I like that The Finzi Singers are freer with their vibrato, although judiciously light most of the time, and again a contrast to cathedral choristers towards my personal preferences. Paul Spicer is strong in his scholarship of Britten and it is apparent throughout, although I would have liked to hear Britten's rarer part-songs. The oft-used soprano soloist Carys Lane was the highlight of all three volumes.

I found Volume 1 the strongest (his 4 hymns, Gloriana, A.M.D.G, and Rejoice in the Lamb), with Spicer's leading of Hymn to St. Cecilia perhaps rising towards the top for me. The liturgical music of Volume 2 was less enthralling for me, but I am also less familiar with that music. I did very much like the 'nordic' pronunciations used in A Ceremony of Carols, as it really set their performance apart from the scads of recordings available. The Finzi Singers heavier vibrato in Volume 3's secular music was apparent, and not always welcome, but Advance Democracy was a hoot, and A Boy Was Born was much more engaging to my ears than when I heard it last from Polyphony on Hyperion .

All in all, a strong set of Britten's choral music, although, any introduction should be Britten himself, as that was his intended sound world. This Chandos recording just pushed the button of my preferences in choral sounds. The programming is almost identical to The Sixteen with Harry Christophers.

   

Most interesting.
You must have a very good opinion of yourself to write a symphony - John Ireland.

Offline Roasted Swan

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Re: Benjamin Britten
« Reply #610 on: November 22, 2021, 02:09:25 AM »
I recently spent a few weeks with Britten's non-orchestrated choral music.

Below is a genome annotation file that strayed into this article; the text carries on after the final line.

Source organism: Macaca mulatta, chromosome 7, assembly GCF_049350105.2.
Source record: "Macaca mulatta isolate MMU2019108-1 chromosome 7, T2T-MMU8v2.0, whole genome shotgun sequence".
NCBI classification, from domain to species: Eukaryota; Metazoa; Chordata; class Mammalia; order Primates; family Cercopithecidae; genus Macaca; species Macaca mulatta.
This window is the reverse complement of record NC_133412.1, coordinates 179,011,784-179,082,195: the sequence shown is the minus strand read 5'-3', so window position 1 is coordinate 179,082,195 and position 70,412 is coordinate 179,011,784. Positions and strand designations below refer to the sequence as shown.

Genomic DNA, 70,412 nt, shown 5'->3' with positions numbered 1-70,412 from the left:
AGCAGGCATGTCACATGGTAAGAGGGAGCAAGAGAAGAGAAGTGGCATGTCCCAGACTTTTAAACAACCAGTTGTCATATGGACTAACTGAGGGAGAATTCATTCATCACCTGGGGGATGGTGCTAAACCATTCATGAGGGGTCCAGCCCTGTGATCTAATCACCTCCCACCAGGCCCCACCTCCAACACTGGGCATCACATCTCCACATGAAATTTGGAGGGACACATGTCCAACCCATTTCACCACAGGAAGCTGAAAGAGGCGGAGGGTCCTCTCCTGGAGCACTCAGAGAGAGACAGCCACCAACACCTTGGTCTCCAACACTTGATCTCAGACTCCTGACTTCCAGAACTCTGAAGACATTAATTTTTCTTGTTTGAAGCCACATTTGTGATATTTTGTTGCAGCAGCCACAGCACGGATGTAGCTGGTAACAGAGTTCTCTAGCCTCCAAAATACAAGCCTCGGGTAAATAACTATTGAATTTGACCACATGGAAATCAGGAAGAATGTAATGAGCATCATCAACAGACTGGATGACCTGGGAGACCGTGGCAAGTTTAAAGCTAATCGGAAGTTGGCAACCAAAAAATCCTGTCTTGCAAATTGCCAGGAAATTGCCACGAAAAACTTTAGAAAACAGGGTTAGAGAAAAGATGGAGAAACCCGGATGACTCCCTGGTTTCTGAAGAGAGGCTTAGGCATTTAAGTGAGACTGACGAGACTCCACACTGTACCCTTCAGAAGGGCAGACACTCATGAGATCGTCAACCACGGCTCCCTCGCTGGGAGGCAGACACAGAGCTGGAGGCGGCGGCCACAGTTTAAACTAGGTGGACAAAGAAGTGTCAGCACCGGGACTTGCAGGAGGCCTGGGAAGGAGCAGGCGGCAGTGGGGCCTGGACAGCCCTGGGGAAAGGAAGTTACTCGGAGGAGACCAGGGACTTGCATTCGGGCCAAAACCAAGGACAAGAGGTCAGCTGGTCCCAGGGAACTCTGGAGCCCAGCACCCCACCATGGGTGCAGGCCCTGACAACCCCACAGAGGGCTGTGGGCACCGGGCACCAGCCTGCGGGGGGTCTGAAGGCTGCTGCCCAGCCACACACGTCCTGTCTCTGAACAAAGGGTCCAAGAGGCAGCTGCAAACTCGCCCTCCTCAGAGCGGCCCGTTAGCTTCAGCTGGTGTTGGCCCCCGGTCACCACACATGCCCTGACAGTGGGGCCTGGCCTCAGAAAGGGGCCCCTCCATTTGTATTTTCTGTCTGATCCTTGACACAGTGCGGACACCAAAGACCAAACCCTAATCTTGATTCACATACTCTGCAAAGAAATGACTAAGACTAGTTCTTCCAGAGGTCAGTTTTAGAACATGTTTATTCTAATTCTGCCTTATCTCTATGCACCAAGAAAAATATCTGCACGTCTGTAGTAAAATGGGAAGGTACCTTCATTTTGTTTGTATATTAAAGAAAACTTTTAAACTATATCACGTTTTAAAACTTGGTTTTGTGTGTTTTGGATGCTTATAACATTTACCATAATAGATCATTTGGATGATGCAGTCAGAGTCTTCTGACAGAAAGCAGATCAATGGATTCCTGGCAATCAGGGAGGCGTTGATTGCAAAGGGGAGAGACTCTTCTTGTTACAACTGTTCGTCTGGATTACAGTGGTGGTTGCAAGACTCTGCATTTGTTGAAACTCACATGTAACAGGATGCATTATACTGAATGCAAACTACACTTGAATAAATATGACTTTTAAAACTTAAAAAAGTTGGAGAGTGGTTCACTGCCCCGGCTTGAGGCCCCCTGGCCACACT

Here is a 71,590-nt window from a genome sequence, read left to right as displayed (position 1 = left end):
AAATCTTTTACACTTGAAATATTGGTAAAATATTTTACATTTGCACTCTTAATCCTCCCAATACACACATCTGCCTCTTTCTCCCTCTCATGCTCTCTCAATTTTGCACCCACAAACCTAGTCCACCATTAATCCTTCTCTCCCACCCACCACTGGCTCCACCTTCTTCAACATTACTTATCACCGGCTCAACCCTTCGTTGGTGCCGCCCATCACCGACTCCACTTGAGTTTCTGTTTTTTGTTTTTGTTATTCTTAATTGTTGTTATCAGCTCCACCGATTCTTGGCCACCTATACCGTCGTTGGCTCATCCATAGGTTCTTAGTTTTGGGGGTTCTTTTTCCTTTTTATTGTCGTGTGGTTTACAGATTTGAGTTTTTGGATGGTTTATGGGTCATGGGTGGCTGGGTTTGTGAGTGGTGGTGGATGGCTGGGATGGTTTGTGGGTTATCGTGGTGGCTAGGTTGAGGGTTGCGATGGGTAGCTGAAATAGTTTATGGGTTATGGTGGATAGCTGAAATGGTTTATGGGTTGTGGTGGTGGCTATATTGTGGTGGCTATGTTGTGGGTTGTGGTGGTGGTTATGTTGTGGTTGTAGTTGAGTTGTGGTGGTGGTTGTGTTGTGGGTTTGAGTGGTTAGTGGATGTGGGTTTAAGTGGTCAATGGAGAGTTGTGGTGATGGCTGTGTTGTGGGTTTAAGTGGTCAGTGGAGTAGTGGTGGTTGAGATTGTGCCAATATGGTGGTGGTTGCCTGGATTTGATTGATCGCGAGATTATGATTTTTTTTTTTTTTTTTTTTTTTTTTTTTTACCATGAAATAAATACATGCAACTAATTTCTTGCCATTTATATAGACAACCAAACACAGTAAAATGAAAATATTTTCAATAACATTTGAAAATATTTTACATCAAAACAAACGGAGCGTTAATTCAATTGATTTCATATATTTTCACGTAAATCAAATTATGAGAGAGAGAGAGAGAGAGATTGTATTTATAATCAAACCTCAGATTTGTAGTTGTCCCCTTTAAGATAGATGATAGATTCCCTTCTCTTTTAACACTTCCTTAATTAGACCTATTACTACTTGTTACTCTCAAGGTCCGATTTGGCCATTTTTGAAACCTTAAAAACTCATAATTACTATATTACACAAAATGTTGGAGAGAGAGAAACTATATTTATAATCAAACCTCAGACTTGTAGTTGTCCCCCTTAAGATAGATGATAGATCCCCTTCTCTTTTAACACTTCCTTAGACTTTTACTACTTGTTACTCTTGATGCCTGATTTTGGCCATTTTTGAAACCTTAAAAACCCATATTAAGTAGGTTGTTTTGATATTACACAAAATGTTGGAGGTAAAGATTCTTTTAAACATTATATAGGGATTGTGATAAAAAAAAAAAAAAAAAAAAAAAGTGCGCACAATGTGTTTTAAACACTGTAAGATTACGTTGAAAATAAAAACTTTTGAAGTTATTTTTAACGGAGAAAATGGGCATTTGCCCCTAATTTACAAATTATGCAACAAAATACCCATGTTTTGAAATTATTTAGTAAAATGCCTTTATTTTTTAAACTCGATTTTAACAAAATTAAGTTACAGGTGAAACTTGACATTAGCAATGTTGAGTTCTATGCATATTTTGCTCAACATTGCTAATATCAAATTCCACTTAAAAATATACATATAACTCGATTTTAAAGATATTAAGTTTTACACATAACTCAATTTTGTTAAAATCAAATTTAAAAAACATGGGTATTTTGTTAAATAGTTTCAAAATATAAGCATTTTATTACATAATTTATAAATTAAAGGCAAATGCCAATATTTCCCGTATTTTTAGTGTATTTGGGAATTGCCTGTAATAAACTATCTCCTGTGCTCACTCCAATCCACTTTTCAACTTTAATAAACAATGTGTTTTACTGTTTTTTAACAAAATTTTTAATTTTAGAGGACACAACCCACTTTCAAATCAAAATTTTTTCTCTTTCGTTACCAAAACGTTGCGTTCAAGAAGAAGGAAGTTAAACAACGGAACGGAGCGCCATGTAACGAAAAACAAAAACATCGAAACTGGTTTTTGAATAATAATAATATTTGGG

I feel everyone should use Britten himself as a solid start to any of his music, as he was as fine a conductor as a composer. But the UK traditions of choral music have never been shared by my west-of-the-Atlantic sensibilities, even if that is how Britten heard his music. Much of his choral music was written with boy trebles in mind, but it is a style I have never warmed to, nor some of the older recording from Guest, Malcolm, and Halsey. So I recently sought out Spicer on Chandos, whose Finzi Singers uses mixed adult singers. Spicer blends his alto section with female and male altos together, another British tradition not seen in the US too often, especially in mixed choir settings, but I love that British chamber choirs are so characterful.

I like that The Finzi Singers are freer with their vibrato, although judiciously light most of the time, and again a contrast to cathedral choristers towards my personal preferences. Paul Spicer is strong in his scholarship of Britten and it is apparent throughout, although I would have liked to hear Britten's rarer part-songs. The oft-used soprano soloist Carys Lane was the highlight of all three volumes.

I found Volume 1 the strongest (his 4 hymns, Gloriana, A.M.D.G, and Rejoice in the Lamb), with Spicer's leading of Hymn to St. Cecilia perhaps rising towards the top for me. The liturgical music of Volume 2 was less enthralling for me, but I am also less familiar with that music. I did very much like the 'nordic' pronunciations used in A Ceremony of Carols, as it really set their performance apart from the scads of recordings available. The Finzi Singers heavier vibrato in Volume 3's secular music was apparent, and not always welcome, but Advance Democracy was a hoot, and A Boy Was Born was much more engaging to my ears than when I heard it last from Polyphony on Hyperion .

All in all, a strong set of Britten's choral music, although, any introduction should be Britten himself, as that was his intended sound world. This Chandos recording just pushed the button of my preferences in choral sounds. The programming is almost identical to The Sixteen with Harry Christophers.